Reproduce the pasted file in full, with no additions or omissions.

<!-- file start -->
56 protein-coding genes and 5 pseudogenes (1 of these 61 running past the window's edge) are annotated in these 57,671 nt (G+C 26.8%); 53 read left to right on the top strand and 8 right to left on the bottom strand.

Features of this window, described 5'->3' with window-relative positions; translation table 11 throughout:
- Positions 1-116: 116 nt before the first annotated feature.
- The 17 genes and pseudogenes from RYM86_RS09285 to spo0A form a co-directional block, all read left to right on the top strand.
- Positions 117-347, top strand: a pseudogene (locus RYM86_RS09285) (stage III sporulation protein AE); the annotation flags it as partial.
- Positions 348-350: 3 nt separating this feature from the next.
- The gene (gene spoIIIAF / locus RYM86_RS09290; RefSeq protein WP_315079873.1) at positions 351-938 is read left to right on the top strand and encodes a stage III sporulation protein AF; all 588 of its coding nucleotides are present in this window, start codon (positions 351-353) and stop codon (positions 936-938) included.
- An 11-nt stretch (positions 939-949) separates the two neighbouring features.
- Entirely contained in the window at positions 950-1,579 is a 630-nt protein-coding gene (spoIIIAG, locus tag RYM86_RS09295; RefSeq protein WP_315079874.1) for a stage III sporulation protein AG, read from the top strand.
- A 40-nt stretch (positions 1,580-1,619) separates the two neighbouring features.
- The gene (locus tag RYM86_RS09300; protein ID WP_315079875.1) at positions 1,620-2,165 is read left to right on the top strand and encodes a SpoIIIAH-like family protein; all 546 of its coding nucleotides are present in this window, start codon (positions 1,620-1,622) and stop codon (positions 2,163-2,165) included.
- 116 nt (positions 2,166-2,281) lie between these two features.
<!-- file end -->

56 protein-coding genes and 5 pseudogenes (1 of these 61 running past the window's edge) are annotated in these 57,671 nt (G+C 26.8%); 53 read left to right on the top strand and 8 right to left on the bottom strand.

Features of this window, described 5'->3' with window-relative positions; translation table 11 throughout:
- Positions 1-116: 116 nt before the first annotated feature.
- The 17 genes and pseudogenes from RYM86_RS09285 to spo0A form a co-directional block, all read left to right on the top strand.
- Positions 117-347, top strand: a pseudogene (locus RYM86_RS09285) (stage III sporulation protein AE); the annotation flags it as partial.
- Positions 348-350: 3 nt separating this feature from the next.
- The gene (gene spoIIIAF / locus RYM86_RS09290; RefSeq protein WP_315079873.1) at positions 351-938 is read left to right on the top strand and encodes a stage III sporulation protein AF; all 588 of its coding nucleotides are present in this window, start codon (positions 351-353) and stop codon (positions 936-938) included.
- An 11-nt stretch (positions 939-949) separates the two neighbouring features.
- Entirely contained in the window at positions 950-1,579 is a 630-nt protein-coding gene (spoIIIAG, locus tag RYM86_RS09295; RefSeq protein WP_315079874.1) for a stage III sporulation protein AG, read from the top strand.
- A 40-nt stretch (positions 1,580-1,619) separates the two neighbouring features.
- The gene (locus tag RYM86_RS09300; protein ID WP_315079875.1) at positions 1,620-2,165 is read left to right on the top strand and encodes a SpoIIIAH-like family protein; all 546 of its coding nucleotides are present in this window, start codon (positions 1,620-1,622) and stop codon (positions 2,163-2,165) included.
- 116 nt (positions 2,166-2,281) lie between these two features.